Why I Am Going Meat-less

eat less meat



Meat-less = Less meat, not necessarily no meat.

I have been trying, for a long time, to incorporate more vegetarian meals and less meat in general into my family’s diet.  Why?  Honestly, the first reason – I’m sick of meat!  How many different ways can you cook a chicken?!  I would love to find some alternatives to the standard american dinner -some sort of meat, starch and a veggie.  There are so many cultures around the world that have really tasty vegetable main dishes – Indian, Armenian, Greek, Italian…

Eating less meat – and I mean all kinds of meat, poultry, fish, pork and red meat  – is consider green.  Why is eating less meat green?

Environmental Reasons

  1. Raising cows contributes to the thinning ozone layer.  Cattle release a significant amount of methane.  Methane is a greenhouse gas 20 times more harmful than carbon dioxide.  Livestock production is responsible for 18% of greenhouse gas emissions, according to the Food and Agriculture Organization of the United Nations.  This represents more than transportation emissions.
  2. Animals require large amounts of water.  It is estimated that 2 to 5 times the amount of water is needed to raise a cow than to raise the equivalent amount of food in plant form.
  3. Anywhere from 50 – 70% of antibiotics used in the US is used on animals.  Antibiotics are routinely given to the animals to keep them healthy while they are raised for our consumption.  This is a possible cause for the rise of antibiotic resistant germs.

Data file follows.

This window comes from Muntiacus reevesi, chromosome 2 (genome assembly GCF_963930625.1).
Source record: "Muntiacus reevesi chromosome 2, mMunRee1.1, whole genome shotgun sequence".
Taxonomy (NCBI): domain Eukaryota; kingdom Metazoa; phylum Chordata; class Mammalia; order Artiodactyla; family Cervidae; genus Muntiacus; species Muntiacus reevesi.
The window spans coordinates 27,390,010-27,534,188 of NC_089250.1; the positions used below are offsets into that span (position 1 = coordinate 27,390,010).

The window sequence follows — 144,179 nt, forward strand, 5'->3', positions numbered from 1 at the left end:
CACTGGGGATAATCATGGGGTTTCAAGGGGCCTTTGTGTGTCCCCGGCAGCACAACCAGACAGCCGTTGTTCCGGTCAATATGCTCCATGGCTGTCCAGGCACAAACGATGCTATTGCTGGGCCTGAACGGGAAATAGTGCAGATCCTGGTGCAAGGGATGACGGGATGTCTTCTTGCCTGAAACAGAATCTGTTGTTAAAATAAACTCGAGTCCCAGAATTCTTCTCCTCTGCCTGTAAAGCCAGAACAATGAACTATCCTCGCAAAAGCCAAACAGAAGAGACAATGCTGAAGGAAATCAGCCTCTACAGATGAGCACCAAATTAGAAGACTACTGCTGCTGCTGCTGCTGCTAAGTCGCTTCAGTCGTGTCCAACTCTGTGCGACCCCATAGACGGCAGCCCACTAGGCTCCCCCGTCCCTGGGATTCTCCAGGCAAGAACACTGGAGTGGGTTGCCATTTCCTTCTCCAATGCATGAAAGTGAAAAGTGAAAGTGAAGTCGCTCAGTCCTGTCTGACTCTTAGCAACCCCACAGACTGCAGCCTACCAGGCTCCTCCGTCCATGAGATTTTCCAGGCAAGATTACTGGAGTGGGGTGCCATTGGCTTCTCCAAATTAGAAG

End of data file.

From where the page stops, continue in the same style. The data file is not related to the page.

4. Huge amounts of food are grown for the animals to eat so we can eat them.  Seems so inefficient!  Just use the land to grow plants for us to eat and eliminate the “middle-man”.



As I learned more, there are so many other important reasons to limit meat.

Personal Reasons

  1. Alternative proteins are really good for you.  Beans are a great low-fat source of fiber, which can lower cholesterol, combat heart disease, stabilize blood sugar, and protect against some cancers.  
  2. Reduce the risk of some cancers. The Cancer Project discusses how eating meat can affect a woman’s risk of developing breast cancer.  Others say meat can increase chances of developing other cancers such as colon and prostate. 
  3. Reduce the risk of heart disease and diabetes  After watching the film Forks Over Knives, I was even more convinced that we should be eating more veggies and less meat.  
  4. Meatless meals are less expensive.  It is a lot cheaper to buy beans, whether you cook them yourself or buy in cans.

How To Actually Do It 

I have tried vegetarian meals.  The kids are not too fond of them.  My husband, bless his heart, will eat anything I put in front of him.  He is just glad he didn’t have to cook!  Most of the time I enjoy the meal, but end up feeling hungry later.

So instead of cutting out meat entirely for one or 2 meals per week, I reduce the amount at most meals.  Here are few examples:

If I make lasagna, I really like the flavor ground beef adds to it.  I only use about a 1/2 pound for the entire lasagna.  Just enough to get the flavor, but no where near the almost 2 pounds of meat a lot of recipes call for.  

When I make taco filling, I start with ground beef or turkey and add beans (black beans, black-eyed peas or even re-fried beans), onions, corn and any other veggies I have chopped very small.  It about doubles the filling so we are probably only eating half the meat.  Plus it tastes great!